In addition to supplementing his coursework with programs across UC, Wight also discovered a service-learning opportunity through Miriam Raider-Roth, associate professor in Educational Studies. Wight knew he wanted to learn how to garden and started doing so on a volunteer basis at Gorman Heritage Farm in March 2011. Ironically, the farm is only two miles from his parents’ home, but he had never set foot on the farm before. His volunteering soon bore another mentoring opportunity as well as a job as Gorman’s assistant gardener.
“I am indebted to John Hemmerle, and Barb Liphardt, the two head gardeners I have worked with over the last three seasons. John and Barb have provided me with the opportunity to learn and practice the art of gardening,” Wight says. “Being at the farm helps me generate research ideas, but more importantly is a regular reminder that there’s so much to learn when it comes to agriculture and the food system. Soil. Compost. Greenhouse gases. And how to discuss this information with people of all ages. The list goes on.”
Additionally, together, Hemmerle and Wight coined the catchy and witty word ‘humanimals’ to remind people of the relationship they have with the environment and the earth.
“Alan is an amazing example of what it means to be a scholar/activist,” says Brydon-Miller. “The most meaningful and memorable mentoring relationships I have with students are those in which I am learning alongside my student, and this is certainly the case with Alan. I’ve learned all about biochar and was even there for the first firing of the kiln at Gorman Heritage Farm, with Alan, John, and colleagues from the geology department at UC.”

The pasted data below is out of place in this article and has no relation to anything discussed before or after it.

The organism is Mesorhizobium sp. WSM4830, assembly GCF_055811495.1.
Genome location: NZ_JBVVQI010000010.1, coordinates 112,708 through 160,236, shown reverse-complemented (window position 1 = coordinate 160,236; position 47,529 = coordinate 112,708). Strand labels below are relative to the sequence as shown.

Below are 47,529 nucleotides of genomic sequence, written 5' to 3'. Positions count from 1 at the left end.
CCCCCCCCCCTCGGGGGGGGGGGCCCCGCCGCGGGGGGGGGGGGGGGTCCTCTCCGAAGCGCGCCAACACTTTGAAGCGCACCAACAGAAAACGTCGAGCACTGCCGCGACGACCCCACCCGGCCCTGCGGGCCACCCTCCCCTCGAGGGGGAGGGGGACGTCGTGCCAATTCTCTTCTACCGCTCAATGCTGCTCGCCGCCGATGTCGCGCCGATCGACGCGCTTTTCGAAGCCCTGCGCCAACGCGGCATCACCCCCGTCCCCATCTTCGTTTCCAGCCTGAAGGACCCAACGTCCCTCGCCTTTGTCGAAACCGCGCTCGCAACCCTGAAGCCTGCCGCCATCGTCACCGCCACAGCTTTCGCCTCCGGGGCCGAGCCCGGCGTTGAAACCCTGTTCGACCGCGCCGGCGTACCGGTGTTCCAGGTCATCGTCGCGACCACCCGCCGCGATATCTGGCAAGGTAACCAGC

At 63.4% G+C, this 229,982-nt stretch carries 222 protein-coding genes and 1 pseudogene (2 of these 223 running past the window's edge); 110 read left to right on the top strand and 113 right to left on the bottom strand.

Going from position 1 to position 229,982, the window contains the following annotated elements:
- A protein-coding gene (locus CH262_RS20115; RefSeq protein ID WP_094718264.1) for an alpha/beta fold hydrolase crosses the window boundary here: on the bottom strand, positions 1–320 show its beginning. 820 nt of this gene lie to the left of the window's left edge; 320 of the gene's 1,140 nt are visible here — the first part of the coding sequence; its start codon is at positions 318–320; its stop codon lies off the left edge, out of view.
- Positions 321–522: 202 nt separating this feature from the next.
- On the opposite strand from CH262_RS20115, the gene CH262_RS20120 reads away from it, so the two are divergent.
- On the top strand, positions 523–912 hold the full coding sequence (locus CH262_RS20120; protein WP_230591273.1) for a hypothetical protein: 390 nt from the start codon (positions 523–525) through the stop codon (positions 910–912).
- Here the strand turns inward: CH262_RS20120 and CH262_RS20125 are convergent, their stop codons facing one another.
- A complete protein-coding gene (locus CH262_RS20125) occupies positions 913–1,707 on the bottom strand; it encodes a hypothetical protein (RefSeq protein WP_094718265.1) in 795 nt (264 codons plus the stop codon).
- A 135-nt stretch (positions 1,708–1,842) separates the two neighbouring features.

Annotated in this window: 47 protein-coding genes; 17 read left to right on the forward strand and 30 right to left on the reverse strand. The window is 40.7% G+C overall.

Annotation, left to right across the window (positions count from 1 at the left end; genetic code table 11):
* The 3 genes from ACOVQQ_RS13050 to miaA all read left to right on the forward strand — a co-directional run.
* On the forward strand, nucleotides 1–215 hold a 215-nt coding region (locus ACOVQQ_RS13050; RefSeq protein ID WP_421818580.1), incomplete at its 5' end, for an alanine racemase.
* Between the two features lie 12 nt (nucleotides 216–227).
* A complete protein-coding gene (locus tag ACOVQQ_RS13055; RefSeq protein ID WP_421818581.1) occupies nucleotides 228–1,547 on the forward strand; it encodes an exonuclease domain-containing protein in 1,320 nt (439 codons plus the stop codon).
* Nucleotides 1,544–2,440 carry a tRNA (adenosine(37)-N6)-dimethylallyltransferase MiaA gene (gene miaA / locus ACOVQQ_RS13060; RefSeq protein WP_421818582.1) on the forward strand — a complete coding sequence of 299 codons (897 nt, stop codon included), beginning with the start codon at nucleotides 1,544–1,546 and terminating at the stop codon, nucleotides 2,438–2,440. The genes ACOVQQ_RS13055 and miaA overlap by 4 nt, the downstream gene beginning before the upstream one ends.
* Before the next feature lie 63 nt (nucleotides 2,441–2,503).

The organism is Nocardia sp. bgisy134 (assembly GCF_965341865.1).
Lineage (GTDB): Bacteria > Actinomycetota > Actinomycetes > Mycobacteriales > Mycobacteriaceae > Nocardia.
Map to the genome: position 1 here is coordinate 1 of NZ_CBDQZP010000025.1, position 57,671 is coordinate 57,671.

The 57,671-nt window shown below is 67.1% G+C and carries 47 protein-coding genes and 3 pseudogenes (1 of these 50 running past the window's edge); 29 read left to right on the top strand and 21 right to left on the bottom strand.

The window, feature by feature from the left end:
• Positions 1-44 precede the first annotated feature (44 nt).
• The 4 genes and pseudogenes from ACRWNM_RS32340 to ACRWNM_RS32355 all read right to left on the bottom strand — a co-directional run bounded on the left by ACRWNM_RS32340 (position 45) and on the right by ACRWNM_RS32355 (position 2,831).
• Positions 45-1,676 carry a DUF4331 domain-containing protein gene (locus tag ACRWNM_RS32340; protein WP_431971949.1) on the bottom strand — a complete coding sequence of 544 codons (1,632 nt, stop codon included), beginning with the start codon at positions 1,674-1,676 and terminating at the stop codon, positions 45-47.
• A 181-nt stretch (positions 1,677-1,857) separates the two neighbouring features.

Wight’s volunteering and work at Gorman Heritage Farm was meant to teach him how to garden. But the moment he dug his fingers into the cool, gritty soil, his curiosity about and appreciation for the environment deepened. Soon after, he was playing an integral part in developing the Gorman’s Community Supported Agriculture program (CSA), a co-operative model where individuals pay farmers directly and pick up their food from the farm on a weekly basis. Wight is focused on examining the educational aspects of CSAs and thinks this will become the topic of his dissertation.
Wight says CSAs are terrific examples of experiential education if they require their shareholders to contribute on the farm by getting their hands dirty and learning about the food system. Furthermore, people are able to get their food directly from a farm locally instead of having it trucked or flown in from an average of 1,500-2,000 miles away, like most U.S. food is sourced today.
Interest in CSAs is growing rapidly, as is the renewed focus in the food movement.
“In 1984, there were two CSA programs nationally,” Wight says. “Today, some estimates put it at over 20,000 nationally. As people become more aware of the implications of the food system, more alternative opportunities become available.”